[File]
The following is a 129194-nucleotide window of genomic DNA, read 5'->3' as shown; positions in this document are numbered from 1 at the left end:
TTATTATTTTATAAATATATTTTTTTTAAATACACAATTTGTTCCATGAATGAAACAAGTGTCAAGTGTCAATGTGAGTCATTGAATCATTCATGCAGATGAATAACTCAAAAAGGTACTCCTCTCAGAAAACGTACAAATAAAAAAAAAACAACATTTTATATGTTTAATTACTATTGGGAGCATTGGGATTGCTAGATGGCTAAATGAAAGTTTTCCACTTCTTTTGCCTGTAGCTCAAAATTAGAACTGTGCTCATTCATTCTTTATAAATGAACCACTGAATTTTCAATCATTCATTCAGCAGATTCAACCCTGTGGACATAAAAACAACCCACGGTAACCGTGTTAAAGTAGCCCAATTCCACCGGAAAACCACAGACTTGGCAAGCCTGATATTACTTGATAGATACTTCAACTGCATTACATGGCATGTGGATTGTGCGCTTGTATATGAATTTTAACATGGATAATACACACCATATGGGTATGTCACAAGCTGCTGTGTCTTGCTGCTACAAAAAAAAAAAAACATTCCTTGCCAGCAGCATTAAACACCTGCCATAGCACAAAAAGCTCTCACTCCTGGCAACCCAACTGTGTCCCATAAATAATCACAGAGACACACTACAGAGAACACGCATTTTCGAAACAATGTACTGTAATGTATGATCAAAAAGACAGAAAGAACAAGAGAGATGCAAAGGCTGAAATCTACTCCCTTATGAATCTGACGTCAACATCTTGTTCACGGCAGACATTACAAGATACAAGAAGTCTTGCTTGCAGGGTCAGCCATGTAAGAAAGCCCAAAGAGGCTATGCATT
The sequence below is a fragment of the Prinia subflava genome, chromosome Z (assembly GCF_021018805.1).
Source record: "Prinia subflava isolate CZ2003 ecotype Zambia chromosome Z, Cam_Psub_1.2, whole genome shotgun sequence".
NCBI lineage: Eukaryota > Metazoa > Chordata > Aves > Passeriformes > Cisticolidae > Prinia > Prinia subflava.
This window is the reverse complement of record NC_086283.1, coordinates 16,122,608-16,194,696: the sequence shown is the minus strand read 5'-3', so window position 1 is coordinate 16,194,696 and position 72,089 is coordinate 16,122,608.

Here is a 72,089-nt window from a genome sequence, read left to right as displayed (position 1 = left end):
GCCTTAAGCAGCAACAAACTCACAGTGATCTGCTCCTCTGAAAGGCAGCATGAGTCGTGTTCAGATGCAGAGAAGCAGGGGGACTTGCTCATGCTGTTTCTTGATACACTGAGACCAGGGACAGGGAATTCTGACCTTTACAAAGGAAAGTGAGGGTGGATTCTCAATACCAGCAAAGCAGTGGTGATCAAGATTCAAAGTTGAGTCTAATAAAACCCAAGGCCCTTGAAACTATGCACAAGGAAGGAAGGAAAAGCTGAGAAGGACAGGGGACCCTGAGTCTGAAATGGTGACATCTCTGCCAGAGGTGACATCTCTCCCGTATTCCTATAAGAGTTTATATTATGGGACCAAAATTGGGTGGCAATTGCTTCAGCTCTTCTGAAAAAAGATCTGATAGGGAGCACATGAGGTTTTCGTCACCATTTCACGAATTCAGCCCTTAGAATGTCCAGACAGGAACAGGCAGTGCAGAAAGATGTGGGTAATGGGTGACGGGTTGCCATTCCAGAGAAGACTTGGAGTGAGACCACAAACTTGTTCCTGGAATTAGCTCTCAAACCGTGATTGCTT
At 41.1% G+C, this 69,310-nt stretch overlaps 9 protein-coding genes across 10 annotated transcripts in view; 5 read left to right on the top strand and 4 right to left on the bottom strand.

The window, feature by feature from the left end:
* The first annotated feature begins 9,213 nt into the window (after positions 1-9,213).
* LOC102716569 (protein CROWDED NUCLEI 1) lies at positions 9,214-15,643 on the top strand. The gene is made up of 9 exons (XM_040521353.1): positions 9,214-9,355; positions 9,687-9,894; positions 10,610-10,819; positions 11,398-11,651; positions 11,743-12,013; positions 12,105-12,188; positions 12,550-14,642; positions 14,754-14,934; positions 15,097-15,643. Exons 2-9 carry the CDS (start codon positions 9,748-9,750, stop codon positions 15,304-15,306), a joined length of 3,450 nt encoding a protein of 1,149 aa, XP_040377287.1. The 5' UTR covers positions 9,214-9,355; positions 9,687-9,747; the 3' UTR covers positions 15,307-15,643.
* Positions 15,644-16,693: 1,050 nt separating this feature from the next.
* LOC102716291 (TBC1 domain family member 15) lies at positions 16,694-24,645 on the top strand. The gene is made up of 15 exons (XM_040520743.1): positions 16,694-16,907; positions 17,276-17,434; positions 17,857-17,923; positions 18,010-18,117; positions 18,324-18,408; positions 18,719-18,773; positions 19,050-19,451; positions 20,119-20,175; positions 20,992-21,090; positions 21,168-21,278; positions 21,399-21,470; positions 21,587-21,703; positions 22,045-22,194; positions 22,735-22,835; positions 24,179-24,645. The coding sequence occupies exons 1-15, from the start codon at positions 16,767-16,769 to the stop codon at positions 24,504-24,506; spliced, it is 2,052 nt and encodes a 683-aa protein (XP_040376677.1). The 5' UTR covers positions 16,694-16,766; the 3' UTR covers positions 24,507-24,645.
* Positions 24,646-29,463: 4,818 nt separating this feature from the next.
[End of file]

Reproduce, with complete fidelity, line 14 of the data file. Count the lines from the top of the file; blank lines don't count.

* LOC102716291 (TBC1 domain family member 15) lies at positions 16,694-24,645 on the top strand. The gene is made up of 15 exons (XM_040520743.1): positions 16,694-16,907; positions 17,276-17,434; positions 17,857-17,923; positions 18,010-18,117; positions 18,324-18,408; positions 18,719-18,773; positions 19,050-19,451; positions 20,119-20,175; positions 20,992-21,090; positions 21,168-21,278; positions 21,399-21,470; positions 21,587-21,703; positions 22,045-22,194; positions 22,735-22,835; positions 24,179-24,645. The coding sequence occupies exons 1-15, from the start codon at positions 16,767-16,769 to the stop codon at positions 24,504-24,506; spliced, it is 2,052 nt and encodes a 683-aa protein (XP_040376677.1). The 5' UTR covers positions 16,694-16,766; the 3' UTR covers positions 24,507-24,645.